Electrically Conductive Ceramic Powders

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New York State College of Ceramics at Alfred University. Kazuo Inamori School of Engineering.
Electrically conductive ceramic powders were investigated in this project. There are three ways to produce those materials. The first is doping alkali metal into the titanium dioxides in an inert or reducing atmosphere. The second is reducing un-doped titanium dioxide, forming a non-stoichiometric composition in a hydrogen atmosphere. The third is to coat a conductive layer, reduced titanium dioxide, on an insulating core such as alumina. Highly conductive powders have been produced by all these processes. The conductivity of powder compacts ranged between 10^-2 and 10^0 S/cm. A novel doping process was developed. All samples were doped by a solid-vapor reaction instead of a solid state reaction. Titanium dioxide was doped with alkali metals such as Na or Li in this study. The alkali metal atom contributes an electron to the host material (TiO2), which then creates Ti^3+ ion. The conductivity was enhanced by creating the donor level due to the presence of these Ti^3+ ions. The conductivity of those alkali doped titanium oxides was dependent on the doping level and charge mobility. Non-stoichiometric titanium oxides were produced by reduction of titanium dioxide in a hydrogen atmosphere at 800˚C to 1000˚C for 2 to 6 hours. The reduced titanium oxides showed better stability with respect to conductivity at ambient condition when compared with the Na or Li doped samples. Conductive coatings were prepared by coating titanium precursors on insulating core materials like SiO2, Al2O3 or mica. The titania coating was made by hydrolysis of titanyl sulfate (TiOSO4) followed by a reduction procedure to form reduced titanium oxide. The reduced titanium oxides are highly conductive. A uniform coating of titanium oxides on alumina cores was successfully produced. The conductivity of coated powder composites was a function of coating quantity and hydrolysis reaction temperature. The conductivity of the powder as a function of structure, composition, temperature, frequency and moisture was studied. Three classifications of structure were identified for alkali-doped titanium oxides: 1) Pure titanium dioxide phase with alkali ions located in interstitial positions. 2) The titanium bronze phases. 3) Alkali-doped titanium oxides. Highly conductive powders were obtained in the first and second classifications with conductivity of 10^-2 to 10^0 S/cm. Materials in the third classification had poor conductivity below 10^-3 S/cm. The conductivity of a powder was determined mainly by the grain conductivity and the grain contact conductivity. The present results of impedance spectroscopy suggested that the grain contact resistance was a major factor of the electrical resistance of the samples. The aging effect at different moisture conditions was also caused by an increase of the contact resistance. Both sodium-doped and reduced titanium oxides showed re-oxidation at elevated temperature (above 140˚C) in air, which is most probably caused by oxidizing the Ti^3+ ions under those conditions. Lithium doped titanium oxides did not show this re-oxidation at temperatures up to 200˚C. Theoretical models were applied to describe the effects of porosity, contact configuration and grain surface on conductivity of powder compacts. Percolathion theory was used in the present study to demonstrate the effect of mixtures of conductive and non-conductive powders, which is one of applications for conductive ceramic powders when they are used as filler materials in paper, paints or plastics.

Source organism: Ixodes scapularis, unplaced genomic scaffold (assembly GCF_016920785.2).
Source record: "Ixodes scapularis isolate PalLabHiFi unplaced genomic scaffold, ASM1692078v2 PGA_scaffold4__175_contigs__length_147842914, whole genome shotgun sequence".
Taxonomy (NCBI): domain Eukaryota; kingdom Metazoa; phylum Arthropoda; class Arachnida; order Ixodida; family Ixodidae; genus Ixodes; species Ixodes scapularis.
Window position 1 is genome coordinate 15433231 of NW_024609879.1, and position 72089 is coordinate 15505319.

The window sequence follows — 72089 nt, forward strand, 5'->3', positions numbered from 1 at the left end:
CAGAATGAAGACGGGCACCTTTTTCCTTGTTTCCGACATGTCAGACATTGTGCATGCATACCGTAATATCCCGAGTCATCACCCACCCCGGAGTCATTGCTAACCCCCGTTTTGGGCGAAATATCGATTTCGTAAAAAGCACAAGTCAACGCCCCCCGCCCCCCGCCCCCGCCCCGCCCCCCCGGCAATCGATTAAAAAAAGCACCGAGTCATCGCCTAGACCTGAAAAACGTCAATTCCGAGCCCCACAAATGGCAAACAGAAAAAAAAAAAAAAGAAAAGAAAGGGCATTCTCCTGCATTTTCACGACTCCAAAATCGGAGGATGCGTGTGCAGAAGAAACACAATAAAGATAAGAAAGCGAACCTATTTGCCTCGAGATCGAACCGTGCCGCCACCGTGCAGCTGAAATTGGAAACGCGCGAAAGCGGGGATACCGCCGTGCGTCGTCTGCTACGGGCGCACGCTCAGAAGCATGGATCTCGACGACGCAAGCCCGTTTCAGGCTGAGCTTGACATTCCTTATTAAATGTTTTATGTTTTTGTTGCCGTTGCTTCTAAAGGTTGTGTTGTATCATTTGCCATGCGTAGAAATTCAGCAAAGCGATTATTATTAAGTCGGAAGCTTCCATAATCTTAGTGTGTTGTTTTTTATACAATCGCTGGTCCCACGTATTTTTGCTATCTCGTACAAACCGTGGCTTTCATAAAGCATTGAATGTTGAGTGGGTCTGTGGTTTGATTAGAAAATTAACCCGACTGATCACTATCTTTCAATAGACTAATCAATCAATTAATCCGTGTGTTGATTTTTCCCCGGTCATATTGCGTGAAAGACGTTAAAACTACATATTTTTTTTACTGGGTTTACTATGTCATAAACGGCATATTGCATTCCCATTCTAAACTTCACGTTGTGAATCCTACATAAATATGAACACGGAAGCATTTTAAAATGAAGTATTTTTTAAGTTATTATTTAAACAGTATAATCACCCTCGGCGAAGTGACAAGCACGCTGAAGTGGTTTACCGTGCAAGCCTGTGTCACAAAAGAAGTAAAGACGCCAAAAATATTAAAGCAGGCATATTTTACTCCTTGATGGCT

Advisory committee members: Vasantha Amarakoon, Doreen Edwards. Dissertation completed in partial fulfillment of the requirements for the degree of Doctorate of Philosophy in Ceramics at the Kazuo Inamori School of Engineering, New York State College of Ceramics at Alfred University